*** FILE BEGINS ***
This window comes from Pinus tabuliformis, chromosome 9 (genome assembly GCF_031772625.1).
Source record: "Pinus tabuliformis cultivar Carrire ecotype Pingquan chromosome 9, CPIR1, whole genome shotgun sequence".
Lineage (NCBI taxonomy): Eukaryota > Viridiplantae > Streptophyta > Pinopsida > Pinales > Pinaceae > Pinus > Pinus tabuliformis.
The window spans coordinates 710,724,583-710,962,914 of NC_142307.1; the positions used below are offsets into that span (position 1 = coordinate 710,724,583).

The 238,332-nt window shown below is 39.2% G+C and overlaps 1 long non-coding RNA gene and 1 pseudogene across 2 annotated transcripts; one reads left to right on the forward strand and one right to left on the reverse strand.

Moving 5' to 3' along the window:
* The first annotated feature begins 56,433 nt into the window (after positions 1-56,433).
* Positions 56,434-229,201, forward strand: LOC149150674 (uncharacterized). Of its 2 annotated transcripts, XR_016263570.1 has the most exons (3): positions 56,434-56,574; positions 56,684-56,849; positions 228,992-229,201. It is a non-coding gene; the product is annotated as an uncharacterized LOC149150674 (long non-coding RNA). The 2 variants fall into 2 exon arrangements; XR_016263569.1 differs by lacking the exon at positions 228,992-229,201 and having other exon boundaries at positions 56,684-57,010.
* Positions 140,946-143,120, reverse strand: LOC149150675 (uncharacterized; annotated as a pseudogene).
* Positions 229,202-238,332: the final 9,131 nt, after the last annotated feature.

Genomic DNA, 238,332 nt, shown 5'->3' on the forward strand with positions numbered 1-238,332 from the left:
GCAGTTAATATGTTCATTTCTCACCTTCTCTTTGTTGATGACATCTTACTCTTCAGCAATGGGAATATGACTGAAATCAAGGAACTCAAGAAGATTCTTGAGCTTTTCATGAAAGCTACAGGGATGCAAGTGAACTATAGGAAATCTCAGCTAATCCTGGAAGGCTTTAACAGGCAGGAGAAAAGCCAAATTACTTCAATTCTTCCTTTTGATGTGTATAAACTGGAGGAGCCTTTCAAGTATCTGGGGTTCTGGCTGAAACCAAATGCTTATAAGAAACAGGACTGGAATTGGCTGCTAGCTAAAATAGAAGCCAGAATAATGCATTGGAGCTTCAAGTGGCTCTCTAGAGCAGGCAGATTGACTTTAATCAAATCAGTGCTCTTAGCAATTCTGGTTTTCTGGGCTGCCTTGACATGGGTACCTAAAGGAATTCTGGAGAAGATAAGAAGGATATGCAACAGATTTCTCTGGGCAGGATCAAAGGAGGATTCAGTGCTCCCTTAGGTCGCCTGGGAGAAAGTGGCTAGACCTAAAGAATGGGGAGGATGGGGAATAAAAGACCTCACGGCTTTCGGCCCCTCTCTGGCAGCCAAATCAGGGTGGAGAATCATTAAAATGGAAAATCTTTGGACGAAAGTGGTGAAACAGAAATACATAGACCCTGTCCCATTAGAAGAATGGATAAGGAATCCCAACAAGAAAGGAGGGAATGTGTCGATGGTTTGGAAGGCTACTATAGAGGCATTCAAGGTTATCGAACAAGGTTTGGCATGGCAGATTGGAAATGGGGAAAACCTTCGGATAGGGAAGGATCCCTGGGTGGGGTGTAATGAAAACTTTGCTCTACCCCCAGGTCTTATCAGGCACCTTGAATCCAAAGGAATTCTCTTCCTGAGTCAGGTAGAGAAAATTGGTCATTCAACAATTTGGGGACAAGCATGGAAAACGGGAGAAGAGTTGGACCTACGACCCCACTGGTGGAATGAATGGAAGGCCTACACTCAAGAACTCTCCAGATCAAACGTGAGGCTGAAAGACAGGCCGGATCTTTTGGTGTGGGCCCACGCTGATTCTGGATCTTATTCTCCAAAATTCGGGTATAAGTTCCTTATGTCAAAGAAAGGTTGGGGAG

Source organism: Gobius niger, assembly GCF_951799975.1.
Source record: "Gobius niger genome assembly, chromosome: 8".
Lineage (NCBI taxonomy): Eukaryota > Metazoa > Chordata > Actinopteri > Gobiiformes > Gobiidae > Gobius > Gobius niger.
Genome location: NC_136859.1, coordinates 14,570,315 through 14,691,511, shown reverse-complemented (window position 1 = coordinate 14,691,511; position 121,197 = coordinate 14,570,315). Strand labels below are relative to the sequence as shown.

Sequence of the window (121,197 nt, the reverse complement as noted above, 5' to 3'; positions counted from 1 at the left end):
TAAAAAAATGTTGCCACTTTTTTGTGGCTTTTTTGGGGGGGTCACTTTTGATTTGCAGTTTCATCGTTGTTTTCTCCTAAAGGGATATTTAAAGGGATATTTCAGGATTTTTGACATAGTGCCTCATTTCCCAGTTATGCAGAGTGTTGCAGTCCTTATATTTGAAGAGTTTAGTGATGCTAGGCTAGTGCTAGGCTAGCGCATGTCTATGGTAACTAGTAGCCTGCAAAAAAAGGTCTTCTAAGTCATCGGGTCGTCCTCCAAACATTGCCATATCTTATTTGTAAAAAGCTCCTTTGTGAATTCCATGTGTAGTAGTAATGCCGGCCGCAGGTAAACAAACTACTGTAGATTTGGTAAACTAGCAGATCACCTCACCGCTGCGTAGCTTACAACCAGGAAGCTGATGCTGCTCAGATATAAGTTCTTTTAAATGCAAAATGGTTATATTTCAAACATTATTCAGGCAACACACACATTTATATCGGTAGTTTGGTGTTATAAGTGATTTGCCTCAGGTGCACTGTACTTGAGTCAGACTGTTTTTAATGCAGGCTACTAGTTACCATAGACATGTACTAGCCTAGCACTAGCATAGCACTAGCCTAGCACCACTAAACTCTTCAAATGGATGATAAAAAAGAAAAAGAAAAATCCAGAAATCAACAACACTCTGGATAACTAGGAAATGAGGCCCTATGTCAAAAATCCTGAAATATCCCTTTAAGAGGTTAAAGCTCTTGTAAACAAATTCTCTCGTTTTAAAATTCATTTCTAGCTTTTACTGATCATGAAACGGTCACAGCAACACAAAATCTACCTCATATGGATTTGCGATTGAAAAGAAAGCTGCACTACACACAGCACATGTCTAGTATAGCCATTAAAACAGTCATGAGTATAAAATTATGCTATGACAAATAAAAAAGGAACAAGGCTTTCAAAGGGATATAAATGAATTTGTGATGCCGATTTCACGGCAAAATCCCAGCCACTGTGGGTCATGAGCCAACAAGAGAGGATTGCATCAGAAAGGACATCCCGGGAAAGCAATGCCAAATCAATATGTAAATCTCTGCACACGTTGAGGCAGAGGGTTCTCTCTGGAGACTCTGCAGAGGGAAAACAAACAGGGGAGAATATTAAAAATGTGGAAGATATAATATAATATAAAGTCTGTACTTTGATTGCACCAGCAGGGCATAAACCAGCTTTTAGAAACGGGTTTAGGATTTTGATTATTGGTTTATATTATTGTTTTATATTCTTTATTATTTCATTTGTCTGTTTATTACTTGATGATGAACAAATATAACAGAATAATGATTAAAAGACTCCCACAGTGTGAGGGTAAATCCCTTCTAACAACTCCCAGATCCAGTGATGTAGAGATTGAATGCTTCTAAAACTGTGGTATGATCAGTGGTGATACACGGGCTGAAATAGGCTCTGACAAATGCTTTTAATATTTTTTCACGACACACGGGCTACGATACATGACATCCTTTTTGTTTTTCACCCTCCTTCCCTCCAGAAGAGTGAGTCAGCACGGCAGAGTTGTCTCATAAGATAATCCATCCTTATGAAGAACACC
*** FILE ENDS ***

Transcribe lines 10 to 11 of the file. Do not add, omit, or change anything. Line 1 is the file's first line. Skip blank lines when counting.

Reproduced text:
* Positions 229,202-238,332: the final 9,131 nt, after the last annotated feature.

Genomic DNA, 238,332 nt, shown 5'->3' on the forward strand with positions numbered 1-238,332 from the left: